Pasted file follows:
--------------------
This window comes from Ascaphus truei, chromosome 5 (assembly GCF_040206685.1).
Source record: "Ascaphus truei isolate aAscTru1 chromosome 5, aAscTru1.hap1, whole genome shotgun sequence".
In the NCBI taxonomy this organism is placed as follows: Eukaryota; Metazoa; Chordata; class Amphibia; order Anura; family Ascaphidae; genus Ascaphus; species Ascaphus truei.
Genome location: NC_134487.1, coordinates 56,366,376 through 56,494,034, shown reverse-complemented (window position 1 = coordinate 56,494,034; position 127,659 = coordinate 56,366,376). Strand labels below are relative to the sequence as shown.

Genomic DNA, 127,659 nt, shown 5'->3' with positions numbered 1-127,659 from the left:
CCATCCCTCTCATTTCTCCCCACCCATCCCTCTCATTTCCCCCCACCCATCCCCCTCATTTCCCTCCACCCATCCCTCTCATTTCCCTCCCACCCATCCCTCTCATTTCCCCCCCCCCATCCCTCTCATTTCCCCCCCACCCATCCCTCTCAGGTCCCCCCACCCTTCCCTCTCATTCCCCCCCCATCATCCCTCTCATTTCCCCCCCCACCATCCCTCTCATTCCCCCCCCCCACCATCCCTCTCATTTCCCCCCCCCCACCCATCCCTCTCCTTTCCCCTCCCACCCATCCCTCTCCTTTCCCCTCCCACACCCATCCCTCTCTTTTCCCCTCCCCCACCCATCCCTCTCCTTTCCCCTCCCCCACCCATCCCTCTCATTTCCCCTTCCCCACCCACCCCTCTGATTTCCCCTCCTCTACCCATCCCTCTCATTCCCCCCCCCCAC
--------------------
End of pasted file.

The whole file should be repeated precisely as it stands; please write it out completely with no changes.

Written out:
This window comes from Ascaphus truei, chromosome 5 (assembly GCF_040206685.1).
Source record: "Ascaphus truei isolate aAscTru1 chromosome 5, aAscTru1.hap1, whole genome shotgun sequence".
In the NCBI taxonomy this organism is placed as follows: Eukaryota; Metazoa; Chordata; class Amphibia; order Anura; family Ascaphidae; genus Ascaphus; species Ascaphus truei.
Genome location: NC_134487.1, coordinates 56,366,376 through 56,494,034, shown reverse-complemented (window position 1 = coordinate 56,494,034; position 127,659 = coordinate 56,366,376). Strand labels below are relative to the sequence as shown.

Genomic DNA, 127,659 nt, shown 5'->3' with positions numbered 1-127,659 from the left:
CCATCCCTCTCATTTCTCCCCACCCATCCCTCTCATTTCCCCCCACCCATCCCCCTCATTTCCCTCCACCCATCCCTCTCATTTCCCTCCCACCCATCCCTCTCATTTCCCCCCCCCCATCCCTCTCATTTCCCCCCCACCCATCCCTCTCAGGTCCCCCCACCCTTCCCTCTCATTCCCCCCCCATCATCCCTCTCATTTCCCCCCCCACCATCCCTCTCATTCCCCCCCCCCACCATCCCTCTCATTTCCCCCCCCCCACCCATCCCTCTCCTTTCCCCTCCCACCCATCCCTCTCCTTTCCCCTCCCACACCCATCCCTCTCTTTTCCCCTCCCCCACCCATCCCTCTCCTTTCCCCTCCCCCACCCATCCCTCTCATTTCCCCTTCCCCACCCACCCCTCTGATTTCCCCTCCTCTACCCATCCCTCTCATTCCCCCCCCCCAC